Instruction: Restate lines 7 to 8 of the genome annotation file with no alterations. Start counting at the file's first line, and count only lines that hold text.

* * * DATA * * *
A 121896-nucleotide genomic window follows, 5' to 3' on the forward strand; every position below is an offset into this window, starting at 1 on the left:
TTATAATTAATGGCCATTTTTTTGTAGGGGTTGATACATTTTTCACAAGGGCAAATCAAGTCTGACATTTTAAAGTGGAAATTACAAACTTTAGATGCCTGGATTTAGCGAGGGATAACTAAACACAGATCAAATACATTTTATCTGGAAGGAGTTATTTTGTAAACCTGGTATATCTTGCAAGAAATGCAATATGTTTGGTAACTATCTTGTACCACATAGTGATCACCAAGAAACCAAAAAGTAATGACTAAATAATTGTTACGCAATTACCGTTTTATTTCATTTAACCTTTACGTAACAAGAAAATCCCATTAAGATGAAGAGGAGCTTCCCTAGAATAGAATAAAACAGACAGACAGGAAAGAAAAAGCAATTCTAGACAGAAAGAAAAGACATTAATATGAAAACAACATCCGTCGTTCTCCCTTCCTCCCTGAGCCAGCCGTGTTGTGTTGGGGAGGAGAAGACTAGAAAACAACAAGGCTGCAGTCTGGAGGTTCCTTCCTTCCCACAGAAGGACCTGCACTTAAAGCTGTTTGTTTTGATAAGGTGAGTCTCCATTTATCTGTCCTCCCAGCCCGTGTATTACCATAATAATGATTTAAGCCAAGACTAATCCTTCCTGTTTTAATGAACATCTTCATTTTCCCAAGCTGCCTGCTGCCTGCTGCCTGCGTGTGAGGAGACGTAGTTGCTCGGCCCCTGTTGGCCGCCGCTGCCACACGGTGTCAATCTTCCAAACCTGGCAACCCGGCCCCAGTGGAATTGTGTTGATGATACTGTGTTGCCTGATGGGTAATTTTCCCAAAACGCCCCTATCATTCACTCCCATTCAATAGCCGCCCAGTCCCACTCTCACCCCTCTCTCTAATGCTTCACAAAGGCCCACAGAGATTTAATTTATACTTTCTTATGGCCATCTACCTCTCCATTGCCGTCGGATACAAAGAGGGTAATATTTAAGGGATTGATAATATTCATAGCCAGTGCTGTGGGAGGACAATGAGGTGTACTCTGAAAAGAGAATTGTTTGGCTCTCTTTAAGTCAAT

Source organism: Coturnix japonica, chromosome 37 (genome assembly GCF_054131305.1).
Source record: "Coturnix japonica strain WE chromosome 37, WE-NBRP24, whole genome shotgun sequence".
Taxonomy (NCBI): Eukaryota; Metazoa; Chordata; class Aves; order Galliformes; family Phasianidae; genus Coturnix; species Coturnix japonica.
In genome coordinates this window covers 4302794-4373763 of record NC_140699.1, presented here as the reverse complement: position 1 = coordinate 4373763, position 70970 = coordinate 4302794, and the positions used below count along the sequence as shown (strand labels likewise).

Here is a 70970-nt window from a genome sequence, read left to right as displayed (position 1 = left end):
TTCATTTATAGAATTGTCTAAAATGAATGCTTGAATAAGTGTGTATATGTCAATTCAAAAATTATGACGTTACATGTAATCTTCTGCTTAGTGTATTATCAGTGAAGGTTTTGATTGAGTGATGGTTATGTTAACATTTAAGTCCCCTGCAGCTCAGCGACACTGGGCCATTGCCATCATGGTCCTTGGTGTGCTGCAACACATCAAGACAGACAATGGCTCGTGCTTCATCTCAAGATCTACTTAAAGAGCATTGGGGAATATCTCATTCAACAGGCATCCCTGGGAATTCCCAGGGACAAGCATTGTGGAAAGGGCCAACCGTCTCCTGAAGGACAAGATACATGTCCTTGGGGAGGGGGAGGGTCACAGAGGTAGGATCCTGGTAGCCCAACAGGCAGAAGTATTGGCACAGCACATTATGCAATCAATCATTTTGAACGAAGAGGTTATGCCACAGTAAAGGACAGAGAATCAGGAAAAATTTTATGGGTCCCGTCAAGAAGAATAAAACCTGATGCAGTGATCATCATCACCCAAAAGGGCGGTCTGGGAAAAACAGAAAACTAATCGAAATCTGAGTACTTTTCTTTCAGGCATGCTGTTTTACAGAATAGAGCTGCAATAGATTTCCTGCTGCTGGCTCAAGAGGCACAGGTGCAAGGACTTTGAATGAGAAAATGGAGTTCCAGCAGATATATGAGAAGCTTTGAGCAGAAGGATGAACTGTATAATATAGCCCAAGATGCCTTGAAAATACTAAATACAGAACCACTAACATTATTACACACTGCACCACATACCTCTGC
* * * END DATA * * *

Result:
Here is a 70970-nt window from a genome sequence, read left to right as displayed (position 1 = left end):
TTCATTTATAGAATTGTCTAAAATGAATGCTTGAATAAGTGTGTATATGTCAATTCAAAAATTATGACGTTACATGTAATCTTCTGCTTAGTGTATTATCAGTGAAGGTTTTGATTGAGTGATGGTTATGTTAACATTTAAGTCCCCTGCAGCTCAGCGACACTGGGCCATTGCCATCATGGTCCTTGGTGTGCTGCAACACATCAAGACAGACAATGGCTCGTGCTTCATCTCAAGATCTACTTAAAGAGCATTGGGGAATATCTCATTCAACAGGCATCCCTGGGAATTCCCAGGGACAAGCATTGTGGAAAGGGCCAACCGTCTCCTGAAGGACAAGATACATGTCCTTGGGGAGGGGGAGGGTCACAGAGGTAGGATCCTGGTAGCCCAACAGGCAGAAGTATTGGCACAGCACATTATGCAATCAATCATTTTGAACGAAGAGGTTATGCCACAGTAAAGGACAGAGAATCAGGAAAAATTTTATGGGTCCCGTCAAGAAGAATAAAACCTGATGCAGTGATCATCATCACCCAAAAGGGCGGTCTGGGAAAAACAGAAAACTAATCGAAATCTGAGTACTTTTCTTTCAGGCATGCTGTTTTACAGAATAGAGCTGCAATAGATTTCCTGCTGCTGGCTCAAGAGGCACAGGTGCAAGGACTTTGAATGAGAAAATGGAGTTCCAGCAGATATATGAGAAGCTTTGAGCAGAAGGATGAACTGTATAATATAGCCCAAGATGCCTTGAAAATACTAAATACAGAACCACTAACATTATTACACACTGCACCACATACCTCTGC